Venturicidin A (Aabomycin A1) is a 20-member macrolide glycoside compound that was first isolated from a Streptomyces sp. by Glaxo Labs in 1961. Venturicidin A is a potent antifungal and toxic antibiotic compound, that has also shown cytotoxicity (IC50 = 120-540 ng/ml) to trypanosomes.
Venturicidin A is a potent inhibitor of bacterial and mitochondrial ATP-synthase complexes acting on the F0 membrane sector, with experiments suggesting that the compound strongly inhibits ATP-driven proton transport and ATP hydrolysis. Venturicidin A demonstrates the ability to drastically decrease the open probability of voltage sensitive K+ channels. Venturicidin A is an inhibitor of ATP5 as well as a potential inhibitor of E. coli H+-ATPase.
Venturicidin A is soluble in ethanol, methanol, DMF and DMSO.
|Mechanism of Action||Venturicidin A binds to the subunit-c of the coupling factor o (Fo) of mitochondrial and bacterial ATP synthase complexes. Once bound to the ATP synthase complex, Venturicidin A blocks proton translocation and inhibits ATP synthesis in both fungi and bacteria.|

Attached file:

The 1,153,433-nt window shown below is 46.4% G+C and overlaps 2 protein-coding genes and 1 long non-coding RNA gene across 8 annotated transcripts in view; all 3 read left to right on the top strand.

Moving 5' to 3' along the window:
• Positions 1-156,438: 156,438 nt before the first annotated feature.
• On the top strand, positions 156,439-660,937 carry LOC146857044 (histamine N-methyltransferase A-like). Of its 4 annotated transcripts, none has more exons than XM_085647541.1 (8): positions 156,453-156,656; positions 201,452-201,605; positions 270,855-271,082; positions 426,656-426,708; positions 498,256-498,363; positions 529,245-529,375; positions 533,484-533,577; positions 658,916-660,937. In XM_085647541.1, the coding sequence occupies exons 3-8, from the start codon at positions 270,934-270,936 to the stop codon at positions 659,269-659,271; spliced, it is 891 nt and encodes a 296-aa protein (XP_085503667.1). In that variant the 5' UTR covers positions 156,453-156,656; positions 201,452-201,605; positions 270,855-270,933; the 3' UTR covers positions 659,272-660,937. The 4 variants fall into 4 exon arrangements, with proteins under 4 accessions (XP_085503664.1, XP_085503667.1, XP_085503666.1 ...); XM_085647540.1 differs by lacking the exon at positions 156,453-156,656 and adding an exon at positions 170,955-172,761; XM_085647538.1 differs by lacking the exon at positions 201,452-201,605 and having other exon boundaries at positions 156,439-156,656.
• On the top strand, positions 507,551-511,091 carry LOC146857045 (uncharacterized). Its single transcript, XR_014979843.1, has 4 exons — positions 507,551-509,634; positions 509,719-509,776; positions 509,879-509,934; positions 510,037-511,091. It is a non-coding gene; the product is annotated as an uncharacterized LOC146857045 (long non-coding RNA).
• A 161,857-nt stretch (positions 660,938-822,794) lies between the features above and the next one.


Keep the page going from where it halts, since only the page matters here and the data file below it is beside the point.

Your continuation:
|Spectrum||Venturicidin A is potent inhibitor of fungal and bacterial strains and has low toxicity for higher plants and animals. Venturicidin A does not show antibacterial activities against test strains S. aureus ATCC6538 and S enterica ATCC10708 up to 124 μM concentrations, nor did it exhibit significant cytoxoxicity against non-small cell carcinoma cell line A549.|
|Plant Biology Applications||Venturicidin protects plants from infection with pathogenic fungi such as Erysiphe graminis, Erysiphe cichoracearum, Podoshpaera leucotricha and Botrytis cinerea. It is also effective against fungi in the genus Venturia which can cause apple scab.|
|References||Studies on the mechanism of oxidative phosphorylation. ATP synthesis by submitochondrial particles inhibited at F0 by venturicidin and organotin compounds. Matsuno-Yagi A. & Hatefi Y. J. Biol. Chem. 1993, 268, 6168.|
Potassium selective and venturicidin sensitive conductances of Fo purified from bovine heart mitochondria, reconstituted in planar lipid bilayers. Miedema H. et al. Biochem. Biophys. Res. Commun. 1994, 203, 1005.
Amino acid substitutions in mitochondrial ATP synthase subunit 9 of Saccharomyces cerevisiae leading to venturicidin or ossamycin resistance. Galanis M. et al. FEBS Lett. 1989, 249, 333.